There is increasing concern from the hairdressing industry and the public over the number of professional footballers sporting immaculate haircuts and so the NHBF has raised the issue with the Professional Footballers’ Association, the English Football League, The Premier League and the Football Association.
Over the past week, the NHBF has been contacted by members of the public raising their concerns that professional football players appear to have had fresh haircuts, despite the mandated closure of hair salons and barbershops.
Richard Lambert, chief executive of the NHBF says, “Of course, we realise that some of the players may have cut their own hair, or had it cut by someone within their bubble, but there seems to be a growing assumption that they must have knowingly broken the rules.”
In an open letter to each of the professional football organisations, the NHBF has asked them to remind players that current regulations mean that hair stylists and barbers, whether premises based or freelance, are not permitted to offer any services at the moment.
Richard continues, “Hairdressers and barbers have a responsibility to comply with the rules, and it’s our job to make sure they understand what that means. There is no exemption for sportspeople, so when the public see people who appear to think that the rules don’t apply to them, it really hits a nerve. With the whole country struggling as the pandemic continues, it’s important that those in the public eye are sensitive to the need to show that we are all playing our part.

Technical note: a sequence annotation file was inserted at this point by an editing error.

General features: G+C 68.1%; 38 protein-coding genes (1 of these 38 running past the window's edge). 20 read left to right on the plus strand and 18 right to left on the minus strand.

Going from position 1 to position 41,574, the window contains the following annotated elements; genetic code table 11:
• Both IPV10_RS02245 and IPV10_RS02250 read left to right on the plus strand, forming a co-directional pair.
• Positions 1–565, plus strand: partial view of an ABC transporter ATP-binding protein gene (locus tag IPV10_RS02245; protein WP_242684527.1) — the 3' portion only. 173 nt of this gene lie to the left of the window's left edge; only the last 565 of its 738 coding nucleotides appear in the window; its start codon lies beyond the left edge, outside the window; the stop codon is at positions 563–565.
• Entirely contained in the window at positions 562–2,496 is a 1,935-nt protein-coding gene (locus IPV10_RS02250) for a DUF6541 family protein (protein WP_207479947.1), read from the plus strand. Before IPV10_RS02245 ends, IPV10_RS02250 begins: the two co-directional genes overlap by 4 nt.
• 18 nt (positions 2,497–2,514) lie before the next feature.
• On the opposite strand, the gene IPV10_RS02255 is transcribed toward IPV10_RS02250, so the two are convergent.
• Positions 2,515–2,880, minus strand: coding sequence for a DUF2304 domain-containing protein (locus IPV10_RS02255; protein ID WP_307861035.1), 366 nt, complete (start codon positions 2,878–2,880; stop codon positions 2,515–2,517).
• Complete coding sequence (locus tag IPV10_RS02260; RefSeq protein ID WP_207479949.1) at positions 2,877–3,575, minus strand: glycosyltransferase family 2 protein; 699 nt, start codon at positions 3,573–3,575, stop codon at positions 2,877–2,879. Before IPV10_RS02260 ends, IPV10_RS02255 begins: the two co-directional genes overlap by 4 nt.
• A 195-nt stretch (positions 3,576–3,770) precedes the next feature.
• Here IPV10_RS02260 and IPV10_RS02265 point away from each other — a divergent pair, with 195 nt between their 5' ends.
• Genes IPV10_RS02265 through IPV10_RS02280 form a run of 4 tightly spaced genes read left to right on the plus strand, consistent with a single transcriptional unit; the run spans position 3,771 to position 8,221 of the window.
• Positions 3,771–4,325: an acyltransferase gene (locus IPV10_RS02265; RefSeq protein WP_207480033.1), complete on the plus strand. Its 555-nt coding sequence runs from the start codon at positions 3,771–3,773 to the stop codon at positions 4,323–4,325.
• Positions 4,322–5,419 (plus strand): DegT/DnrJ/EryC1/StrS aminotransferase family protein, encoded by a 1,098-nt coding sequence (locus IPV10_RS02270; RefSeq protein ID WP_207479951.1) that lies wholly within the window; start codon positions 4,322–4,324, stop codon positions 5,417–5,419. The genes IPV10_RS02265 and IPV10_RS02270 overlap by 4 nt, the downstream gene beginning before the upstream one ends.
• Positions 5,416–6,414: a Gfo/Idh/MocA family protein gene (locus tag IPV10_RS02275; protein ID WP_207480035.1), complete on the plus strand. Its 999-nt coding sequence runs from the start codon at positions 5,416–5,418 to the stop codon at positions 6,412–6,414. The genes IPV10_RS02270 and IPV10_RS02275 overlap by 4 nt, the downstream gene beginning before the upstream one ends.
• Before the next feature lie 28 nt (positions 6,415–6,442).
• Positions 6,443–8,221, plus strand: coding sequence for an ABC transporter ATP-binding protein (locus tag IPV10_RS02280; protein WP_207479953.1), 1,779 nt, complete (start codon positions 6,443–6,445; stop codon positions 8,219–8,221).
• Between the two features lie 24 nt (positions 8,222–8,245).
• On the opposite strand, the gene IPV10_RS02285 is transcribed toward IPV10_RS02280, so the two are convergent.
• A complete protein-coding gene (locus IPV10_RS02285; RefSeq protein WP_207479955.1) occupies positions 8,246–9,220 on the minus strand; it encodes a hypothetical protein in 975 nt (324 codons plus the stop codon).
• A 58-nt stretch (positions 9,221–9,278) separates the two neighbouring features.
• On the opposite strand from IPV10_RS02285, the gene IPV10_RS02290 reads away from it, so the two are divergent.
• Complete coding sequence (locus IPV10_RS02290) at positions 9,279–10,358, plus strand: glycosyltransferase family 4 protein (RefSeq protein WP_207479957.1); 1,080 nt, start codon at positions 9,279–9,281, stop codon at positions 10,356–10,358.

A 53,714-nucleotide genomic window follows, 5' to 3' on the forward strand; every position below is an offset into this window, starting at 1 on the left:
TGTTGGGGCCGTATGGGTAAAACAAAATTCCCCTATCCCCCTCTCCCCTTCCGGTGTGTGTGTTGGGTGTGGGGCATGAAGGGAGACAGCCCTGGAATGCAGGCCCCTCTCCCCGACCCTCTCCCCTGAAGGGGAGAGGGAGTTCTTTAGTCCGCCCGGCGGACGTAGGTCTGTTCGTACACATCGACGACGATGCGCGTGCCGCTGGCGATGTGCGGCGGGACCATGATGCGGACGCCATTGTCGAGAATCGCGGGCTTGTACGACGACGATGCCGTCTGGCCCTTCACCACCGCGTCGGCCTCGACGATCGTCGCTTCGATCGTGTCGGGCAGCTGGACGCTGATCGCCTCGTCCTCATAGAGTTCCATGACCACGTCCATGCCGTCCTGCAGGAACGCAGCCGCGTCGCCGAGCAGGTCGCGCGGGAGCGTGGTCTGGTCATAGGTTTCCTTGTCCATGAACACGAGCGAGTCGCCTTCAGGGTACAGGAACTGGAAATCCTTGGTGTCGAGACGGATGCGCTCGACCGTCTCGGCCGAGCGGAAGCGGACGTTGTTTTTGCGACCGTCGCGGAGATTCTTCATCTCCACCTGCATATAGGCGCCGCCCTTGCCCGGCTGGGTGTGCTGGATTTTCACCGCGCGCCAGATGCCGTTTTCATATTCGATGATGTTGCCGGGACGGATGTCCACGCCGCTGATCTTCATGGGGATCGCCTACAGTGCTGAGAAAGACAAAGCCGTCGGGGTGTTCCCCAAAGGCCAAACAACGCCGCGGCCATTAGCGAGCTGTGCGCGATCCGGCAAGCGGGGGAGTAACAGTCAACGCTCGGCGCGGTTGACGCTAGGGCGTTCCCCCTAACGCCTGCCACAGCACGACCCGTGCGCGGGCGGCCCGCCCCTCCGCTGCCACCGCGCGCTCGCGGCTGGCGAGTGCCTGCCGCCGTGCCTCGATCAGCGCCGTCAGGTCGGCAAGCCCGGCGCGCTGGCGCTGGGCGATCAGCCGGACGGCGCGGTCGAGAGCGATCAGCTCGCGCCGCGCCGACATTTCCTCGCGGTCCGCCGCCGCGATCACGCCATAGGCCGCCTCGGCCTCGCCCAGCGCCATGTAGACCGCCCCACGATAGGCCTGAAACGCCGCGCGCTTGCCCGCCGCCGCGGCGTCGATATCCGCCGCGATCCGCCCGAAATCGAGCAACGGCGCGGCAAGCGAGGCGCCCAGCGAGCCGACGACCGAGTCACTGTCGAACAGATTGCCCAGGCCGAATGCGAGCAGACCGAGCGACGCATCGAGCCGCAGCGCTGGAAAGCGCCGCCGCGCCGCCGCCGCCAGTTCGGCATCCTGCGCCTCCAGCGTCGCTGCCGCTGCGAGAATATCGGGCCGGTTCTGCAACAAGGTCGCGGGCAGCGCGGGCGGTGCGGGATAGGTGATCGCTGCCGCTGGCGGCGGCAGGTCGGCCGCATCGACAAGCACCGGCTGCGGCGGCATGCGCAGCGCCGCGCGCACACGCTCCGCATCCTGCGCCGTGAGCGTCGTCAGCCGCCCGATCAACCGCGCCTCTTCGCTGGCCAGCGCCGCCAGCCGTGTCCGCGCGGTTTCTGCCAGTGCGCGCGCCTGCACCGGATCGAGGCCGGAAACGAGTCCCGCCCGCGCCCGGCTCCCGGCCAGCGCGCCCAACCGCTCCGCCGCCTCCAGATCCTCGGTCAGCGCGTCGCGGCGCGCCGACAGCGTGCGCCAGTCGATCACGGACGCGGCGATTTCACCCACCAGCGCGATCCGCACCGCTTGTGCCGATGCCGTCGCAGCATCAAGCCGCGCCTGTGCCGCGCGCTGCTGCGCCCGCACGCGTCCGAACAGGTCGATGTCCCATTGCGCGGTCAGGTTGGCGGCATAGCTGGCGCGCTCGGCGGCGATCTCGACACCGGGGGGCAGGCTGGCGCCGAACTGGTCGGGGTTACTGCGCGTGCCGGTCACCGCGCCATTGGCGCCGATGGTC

It is also important to stress the reasoning behind the regulations themselves, which is to reduce the risk of transmission of COVID-19 and ultimately save lives. Looking specifically within football, each time a player flouts the rules and gets a haircut, they increase the risk of getting and transmitting the disease, which in turn puts the rest of the squad and team staff at risk. As we have seen, this can lead to matches being cancelled, putting pressure on other clubs and even the wider competition.”
Those providing their services in a professional capacity as part of those sectors that remain open can continue to operate. For example, make-up artists in film and TV production, and on fashion shoots. However, these services cannot be carried out in premises required to close.